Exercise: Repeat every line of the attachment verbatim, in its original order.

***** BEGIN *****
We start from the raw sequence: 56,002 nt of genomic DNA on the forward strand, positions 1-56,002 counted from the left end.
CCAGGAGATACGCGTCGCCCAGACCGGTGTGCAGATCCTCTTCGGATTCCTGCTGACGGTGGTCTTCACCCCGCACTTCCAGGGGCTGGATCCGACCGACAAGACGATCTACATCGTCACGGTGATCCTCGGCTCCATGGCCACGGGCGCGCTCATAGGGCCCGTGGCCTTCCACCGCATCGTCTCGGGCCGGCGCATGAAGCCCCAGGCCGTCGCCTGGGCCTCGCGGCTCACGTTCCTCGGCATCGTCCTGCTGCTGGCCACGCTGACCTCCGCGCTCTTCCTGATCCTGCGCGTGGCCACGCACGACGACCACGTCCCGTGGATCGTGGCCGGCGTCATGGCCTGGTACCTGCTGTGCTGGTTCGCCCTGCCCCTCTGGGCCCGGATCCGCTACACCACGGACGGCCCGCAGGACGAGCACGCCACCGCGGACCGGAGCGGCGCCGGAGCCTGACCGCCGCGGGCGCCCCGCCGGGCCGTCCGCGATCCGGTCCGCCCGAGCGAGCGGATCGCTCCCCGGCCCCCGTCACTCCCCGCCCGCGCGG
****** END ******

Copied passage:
We start from the raw sequence: 56,002 nt of genomic DNA on the forward strand, positions 1-56,002 counted from the left end.
CCAGGAGATACGCGTCGCCCAGACCGGTGTGCAGATCCTCTTCGGATTCCTGCTGACGGTGGTCTTCACCCCGCACTTCCAGGGGCTGGATCCGACCGACAAGACGATCTACATCGTCACGGTGATCCTCGGCTCCATGGCCACGGGCGCGCTCATAGGGCCCGTGGCCTTCCACCGCATCGTCTCGGGCCGGCGCATGAAGCCCCAGGCCGTCGCCTGGGCCTCGCGGCTCACGTTCCTCGGCATCGTCCTGCTGCTGGCCACGCTGACCTCCGCGCTCTTCCTGATCCTGCGCGTGGCCACGCACGACGACCACGTCCCGTGGATCGTGGCCGGCGTCATGGCCTGGTACCTGCTGTGCTGGTTCGCCCTGCCCCTCTGGGCCCGGATCCGCTACACCACGGACGGCCCGCAGGACGAGCACGCCACCGCGGACCGGAGCGGCGCCGGAGCCTGACCGCCGCGGGCGCCCCGCCGGGCCGTCCGCGATCCGGTCCGCCCGAGCGAGCGGATCGCTCCCCGGCCCCCGTCACTCCCCGCCCGCGCGG